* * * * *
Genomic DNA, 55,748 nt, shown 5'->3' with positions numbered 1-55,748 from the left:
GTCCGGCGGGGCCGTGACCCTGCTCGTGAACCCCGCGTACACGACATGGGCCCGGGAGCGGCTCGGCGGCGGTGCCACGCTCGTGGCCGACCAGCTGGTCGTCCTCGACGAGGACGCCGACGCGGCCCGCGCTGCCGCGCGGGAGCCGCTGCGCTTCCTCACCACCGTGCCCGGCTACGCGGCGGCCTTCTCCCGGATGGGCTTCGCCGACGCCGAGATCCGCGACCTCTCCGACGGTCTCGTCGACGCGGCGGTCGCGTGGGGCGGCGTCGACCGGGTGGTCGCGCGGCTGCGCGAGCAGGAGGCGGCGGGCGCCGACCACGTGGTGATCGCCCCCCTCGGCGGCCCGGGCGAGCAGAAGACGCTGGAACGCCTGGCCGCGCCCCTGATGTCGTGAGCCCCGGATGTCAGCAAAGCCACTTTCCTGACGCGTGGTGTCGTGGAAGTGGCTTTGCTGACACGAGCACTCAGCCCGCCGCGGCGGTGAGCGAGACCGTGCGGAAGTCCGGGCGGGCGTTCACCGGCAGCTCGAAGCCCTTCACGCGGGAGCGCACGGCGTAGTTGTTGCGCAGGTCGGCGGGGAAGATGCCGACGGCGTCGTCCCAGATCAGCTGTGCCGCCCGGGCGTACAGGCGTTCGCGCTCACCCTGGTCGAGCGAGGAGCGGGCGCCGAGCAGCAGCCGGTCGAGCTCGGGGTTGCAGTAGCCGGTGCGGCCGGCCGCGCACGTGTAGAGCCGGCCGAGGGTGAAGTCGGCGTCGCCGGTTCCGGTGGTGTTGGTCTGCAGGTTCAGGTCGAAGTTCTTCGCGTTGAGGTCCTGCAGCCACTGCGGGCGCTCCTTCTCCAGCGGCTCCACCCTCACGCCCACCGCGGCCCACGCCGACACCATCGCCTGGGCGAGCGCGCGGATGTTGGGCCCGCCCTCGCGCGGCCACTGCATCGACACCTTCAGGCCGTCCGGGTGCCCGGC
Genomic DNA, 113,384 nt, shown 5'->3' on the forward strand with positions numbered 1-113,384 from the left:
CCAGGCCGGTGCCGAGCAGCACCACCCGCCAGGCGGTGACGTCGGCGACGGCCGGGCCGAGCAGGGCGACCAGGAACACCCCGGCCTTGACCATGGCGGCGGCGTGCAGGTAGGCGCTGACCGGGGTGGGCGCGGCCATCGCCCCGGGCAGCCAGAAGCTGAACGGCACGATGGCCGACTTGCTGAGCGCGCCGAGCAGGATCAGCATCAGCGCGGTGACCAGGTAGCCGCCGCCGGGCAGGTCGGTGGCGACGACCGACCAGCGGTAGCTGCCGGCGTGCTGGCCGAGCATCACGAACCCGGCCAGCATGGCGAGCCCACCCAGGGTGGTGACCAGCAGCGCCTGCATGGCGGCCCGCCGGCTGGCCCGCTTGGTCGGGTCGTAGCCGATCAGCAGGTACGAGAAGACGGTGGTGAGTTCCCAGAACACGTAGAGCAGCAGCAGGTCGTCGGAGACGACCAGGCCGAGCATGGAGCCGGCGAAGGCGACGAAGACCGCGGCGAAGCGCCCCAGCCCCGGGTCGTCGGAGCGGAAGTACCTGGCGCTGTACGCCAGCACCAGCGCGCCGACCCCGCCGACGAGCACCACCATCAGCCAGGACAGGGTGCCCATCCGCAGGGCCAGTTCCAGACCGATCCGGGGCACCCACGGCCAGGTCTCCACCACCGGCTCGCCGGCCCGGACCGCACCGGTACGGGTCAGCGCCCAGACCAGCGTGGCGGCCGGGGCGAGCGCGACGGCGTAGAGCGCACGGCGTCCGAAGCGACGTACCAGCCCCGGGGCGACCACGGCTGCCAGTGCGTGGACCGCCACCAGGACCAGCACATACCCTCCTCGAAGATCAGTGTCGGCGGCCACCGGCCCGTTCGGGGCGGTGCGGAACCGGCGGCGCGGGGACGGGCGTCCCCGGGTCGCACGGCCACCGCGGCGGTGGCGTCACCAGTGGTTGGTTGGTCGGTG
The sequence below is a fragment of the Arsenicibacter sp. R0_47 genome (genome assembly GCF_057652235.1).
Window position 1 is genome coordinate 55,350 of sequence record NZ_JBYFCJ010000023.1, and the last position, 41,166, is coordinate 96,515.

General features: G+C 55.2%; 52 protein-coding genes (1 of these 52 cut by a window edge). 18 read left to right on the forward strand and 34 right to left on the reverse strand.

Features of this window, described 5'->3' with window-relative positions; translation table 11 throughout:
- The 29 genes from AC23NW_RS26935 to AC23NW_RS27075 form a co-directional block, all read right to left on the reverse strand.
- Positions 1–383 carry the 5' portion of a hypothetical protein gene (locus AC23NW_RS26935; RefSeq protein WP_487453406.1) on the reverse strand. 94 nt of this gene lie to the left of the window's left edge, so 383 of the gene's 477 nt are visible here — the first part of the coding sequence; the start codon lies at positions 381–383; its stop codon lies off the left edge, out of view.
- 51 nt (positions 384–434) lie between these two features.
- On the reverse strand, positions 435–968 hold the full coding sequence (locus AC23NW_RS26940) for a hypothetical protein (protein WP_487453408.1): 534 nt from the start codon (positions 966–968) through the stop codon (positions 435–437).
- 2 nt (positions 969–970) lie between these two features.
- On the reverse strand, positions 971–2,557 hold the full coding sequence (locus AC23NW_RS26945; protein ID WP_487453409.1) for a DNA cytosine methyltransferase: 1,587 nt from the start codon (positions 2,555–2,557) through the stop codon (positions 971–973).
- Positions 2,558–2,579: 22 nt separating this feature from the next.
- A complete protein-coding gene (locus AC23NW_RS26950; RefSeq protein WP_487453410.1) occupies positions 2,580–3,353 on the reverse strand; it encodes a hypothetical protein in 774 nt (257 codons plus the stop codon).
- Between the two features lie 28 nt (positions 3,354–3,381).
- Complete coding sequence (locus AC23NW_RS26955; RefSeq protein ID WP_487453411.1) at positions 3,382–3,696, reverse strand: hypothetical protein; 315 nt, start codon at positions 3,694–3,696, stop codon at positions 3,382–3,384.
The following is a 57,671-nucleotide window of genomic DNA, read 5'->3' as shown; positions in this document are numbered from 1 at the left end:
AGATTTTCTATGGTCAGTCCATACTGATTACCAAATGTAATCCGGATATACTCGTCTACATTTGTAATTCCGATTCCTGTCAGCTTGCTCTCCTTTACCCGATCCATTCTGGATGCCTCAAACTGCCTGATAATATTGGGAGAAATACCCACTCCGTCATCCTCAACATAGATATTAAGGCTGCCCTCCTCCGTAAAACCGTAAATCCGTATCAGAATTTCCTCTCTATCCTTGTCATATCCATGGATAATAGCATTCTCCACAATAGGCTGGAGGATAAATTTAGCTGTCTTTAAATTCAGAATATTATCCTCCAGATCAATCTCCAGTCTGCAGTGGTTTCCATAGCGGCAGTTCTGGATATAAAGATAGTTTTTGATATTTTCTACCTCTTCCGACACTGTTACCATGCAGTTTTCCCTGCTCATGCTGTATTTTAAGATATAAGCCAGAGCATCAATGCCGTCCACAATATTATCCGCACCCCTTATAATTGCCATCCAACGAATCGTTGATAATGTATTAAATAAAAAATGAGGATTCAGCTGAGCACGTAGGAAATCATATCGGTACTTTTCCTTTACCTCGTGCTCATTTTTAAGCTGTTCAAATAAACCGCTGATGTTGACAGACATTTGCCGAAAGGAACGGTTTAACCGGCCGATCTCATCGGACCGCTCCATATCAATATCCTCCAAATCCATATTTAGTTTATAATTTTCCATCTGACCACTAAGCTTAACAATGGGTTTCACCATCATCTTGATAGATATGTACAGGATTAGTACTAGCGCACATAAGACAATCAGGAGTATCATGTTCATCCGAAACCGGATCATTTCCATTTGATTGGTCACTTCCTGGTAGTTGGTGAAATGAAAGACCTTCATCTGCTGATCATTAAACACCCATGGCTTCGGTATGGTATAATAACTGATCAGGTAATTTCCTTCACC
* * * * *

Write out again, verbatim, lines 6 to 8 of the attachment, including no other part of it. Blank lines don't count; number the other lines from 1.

Window position 1 is genome coordinate 55,350 of sequence record NZ_JBYFCJ010000023.1, and the last position, 41,166, is coordinate 96,515.

General features: G+C 55.2%; 52 protein-coding genes (1 of these 52 cut by a window edge). 18 read left to right on the forward strand and 34 right to left on the reverse strand.

Features of this window, described 5'->3' with window-relative positions; translation table 11 throughout: